Dani Robotics Engineer
Above: Dani Ithier, Harvard student and engineer in the Harvard Microrobotics Lab

Flying Smart with Butterfly Wings

Dani's lab is using bio-inspired research to further robotics design and engineering, but other fields, too, study bio-systems to help improve existing systems, technologies, and understanding.

In the "Butterfly Wings: Using Nature to Learn About Flight" aerodynamics project, students make model butterflies to explore how changes in the angle of a butterfly's wing, relative to the wind, changes the lift force of the wing. Insect-inspired research may inform robotics design, but as this project shows, this research can also help address science questions and improve designs in other areas!

Like many kids, Dani Ithier grew up interested in building things. Popular engineering-inspired building and construction systems like LEGO are often a child's first introduction to the world of engineering. These systems provide an accessible, colorful, fun, and extensible platform that invites kids to explore engineering design and encourages troubleshooting and a step-by-step approach—for fun.

Kids who grow up building and tinkering grow up loosely using and enacting principles of the engineering design process. While these systems play a key role in facilitating childhood creativity and innovation, many kids outgrow their interest, snap-together building blocks and circuit kits being replaced by other activities and hobbies. For girls, the drop-off rate in interest in engineering toys may be even more dramatic.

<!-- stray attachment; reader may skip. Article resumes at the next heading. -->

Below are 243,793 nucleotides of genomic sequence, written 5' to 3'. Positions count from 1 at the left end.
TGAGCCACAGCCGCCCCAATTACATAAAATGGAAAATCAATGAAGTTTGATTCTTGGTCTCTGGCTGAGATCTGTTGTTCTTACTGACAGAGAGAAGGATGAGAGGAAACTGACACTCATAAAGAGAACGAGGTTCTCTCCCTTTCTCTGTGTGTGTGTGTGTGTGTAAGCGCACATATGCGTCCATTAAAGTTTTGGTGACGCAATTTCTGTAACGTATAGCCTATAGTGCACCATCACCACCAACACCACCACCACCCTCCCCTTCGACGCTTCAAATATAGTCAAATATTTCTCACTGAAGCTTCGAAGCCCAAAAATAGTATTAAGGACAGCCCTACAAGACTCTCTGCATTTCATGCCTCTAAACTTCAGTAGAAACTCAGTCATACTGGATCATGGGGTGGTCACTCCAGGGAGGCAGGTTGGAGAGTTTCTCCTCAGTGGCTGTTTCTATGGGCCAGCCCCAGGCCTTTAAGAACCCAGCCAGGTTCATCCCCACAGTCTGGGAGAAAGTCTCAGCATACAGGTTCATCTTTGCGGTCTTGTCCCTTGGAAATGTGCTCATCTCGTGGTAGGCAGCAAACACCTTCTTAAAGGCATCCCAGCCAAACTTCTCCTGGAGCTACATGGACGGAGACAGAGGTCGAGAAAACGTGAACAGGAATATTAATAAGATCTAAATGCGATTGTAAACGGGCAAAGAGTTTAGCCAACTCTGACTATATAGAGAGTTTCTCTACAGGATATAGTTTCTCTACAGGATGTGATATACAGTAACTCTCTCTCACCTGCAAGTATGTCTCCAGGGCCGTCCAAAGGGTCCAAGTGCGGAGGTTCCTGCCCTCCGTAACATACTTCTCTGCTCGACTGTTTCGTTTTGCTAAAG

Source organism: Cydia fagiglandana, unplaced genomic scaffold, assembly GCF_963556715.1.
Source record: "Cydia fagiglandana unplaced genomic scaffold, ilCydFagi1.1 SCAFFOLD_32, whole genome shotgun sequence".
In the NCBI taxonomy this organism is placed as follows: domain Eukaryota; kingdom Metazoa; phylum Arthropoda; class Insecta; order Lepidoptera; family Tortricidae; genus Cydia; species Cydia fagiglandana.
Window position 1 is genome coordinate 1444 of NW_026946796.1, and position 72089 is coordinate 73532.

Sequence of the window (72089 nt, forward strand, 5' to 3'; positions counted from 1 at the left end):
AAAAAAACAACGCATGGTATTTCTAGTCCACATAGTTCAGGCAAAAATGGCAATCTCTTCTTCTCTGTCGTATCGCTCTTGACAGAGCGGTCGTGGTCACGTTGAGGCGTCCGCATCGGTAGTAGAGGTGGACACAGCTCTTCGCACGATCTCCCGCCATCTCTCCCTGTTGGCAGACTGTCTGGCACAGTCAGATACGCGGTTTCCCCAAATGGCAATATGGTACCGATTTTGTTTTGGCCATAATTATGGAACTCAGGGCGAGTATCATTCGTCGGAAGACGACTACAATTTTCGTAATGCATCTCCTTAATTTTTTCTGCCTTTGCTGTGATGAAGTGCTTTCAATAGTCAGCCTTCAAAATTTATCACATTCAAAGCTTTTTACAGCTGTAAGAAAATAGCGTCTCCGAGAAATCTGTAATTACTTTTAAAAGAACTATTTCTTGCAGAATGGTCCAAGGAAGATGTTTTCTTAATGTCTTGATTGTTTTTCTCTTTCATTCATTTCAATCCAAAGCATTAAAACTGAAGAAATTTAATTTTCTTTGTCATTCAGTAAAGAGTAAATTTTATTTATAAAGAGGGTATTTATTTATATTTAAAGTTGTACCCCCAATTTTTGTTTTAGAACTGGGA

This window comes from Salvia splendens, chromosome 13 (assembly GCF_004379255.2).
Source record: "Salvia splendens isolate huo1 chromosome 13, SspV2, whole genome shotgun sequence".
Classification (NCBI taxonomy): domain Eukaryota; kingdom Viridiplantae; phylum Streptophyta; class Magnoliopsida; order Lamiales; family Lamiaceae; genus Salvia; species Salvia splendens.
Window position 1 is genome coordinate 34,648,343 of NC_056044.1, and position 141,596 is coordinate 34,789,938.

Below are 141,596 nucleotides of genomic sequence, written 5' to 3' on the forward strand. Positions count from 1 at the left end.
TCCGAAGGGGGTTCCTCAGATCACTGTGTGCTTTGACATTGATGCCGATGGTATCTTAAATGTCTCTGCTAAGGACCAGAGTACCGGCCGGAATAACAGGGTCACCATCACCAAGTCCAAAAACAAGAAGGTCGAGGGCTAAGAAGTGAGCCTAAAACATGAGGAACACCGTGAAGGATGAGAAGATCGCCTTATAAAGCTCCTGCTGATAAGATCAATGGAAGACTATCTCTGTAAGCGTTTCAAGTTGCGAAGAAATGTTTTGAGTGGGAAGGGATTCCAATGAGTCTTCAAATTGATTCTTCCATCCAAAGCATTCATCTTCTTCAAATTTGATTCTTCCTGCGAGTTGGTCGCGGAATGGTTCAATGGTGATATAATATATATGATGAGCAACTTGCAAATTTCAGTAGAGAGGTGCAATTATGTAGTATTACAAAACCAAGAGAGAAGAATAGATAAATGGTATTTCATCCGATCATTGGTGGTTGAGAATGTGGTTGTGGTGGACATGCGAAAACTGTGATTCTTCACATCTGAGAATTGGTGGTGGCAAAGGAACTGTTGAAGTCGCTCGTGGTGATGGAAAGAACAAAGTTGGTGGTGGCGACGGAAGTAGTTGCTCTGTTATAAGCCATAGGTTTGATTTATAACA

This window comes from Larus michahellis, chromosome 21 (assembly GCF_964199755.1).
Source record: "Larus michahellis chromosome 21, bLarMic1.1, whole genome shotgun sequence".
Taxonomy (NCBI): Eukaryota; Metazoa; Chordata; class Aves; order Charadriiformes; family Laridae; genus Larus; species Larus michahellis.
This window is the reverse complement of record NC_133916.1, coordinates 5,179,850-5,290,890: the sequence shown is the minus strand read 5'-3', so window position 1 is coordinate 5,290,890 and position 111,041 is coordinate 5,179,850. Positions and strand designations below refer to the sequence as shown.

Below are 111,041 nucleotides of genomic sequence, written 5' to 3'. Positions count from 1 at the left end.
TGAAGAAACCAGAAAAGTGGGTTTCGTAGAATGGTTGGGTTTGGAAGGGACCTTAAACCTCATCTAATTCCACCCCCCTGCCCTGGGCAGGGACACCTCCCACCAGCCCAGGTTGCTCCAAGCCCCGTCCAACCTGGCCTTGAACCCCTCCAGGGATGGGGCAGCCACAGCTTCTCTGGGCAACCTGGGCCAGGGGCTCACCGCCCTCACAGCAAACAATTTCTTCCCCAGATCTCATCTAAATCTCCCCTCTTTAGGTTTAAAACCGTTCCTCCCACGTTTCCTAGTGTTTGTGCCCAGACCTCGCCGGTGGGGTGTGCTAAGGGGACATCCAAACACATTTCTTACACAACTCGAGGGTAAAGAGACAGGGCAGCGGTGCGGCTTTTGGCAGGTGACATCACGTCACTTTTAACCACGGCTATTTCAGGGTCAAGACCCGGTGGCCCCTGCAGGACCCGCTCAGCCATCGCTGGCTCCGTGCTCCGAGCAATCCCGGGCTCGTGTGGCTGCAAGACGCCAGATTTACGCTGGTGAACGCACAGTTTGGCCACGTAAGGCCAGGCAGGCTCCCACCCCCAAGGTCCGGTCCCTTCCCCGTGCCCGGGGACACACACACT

Luckily, there are female engineers like Dani whose interest never wanes. She started out building, and she hasn't stopped yet.


Supporting Student Engineers

Thanks to support from her family, Dani's childhood passion was nurtured and encouraged. Today, she is applying, exploring, and expanding her interest as part of her undergraduate studies at Harvard where she works in the Harvard Microrobotics Lab, an electronics and robotics lab that specializes in research related to microrobots inspired by real-world bugs and insects.

"Growing up, support from family, friends, and teachers really helped me get more involved and excited about engineering and math and science in general," says Dani. "I had always been interested in building things, and my family encouraged me to do so despite the fact that they had no engineering or technical knowledge. They would buy kits for me where I would get to build model engines or play with magnets and circuits, and my uncle would hang out with me on weekends and teach me how to use power tools." In addition to lots of great engineering projects and kits at home, Dani participated in summer programs that let her continue to explore engineering and robotics.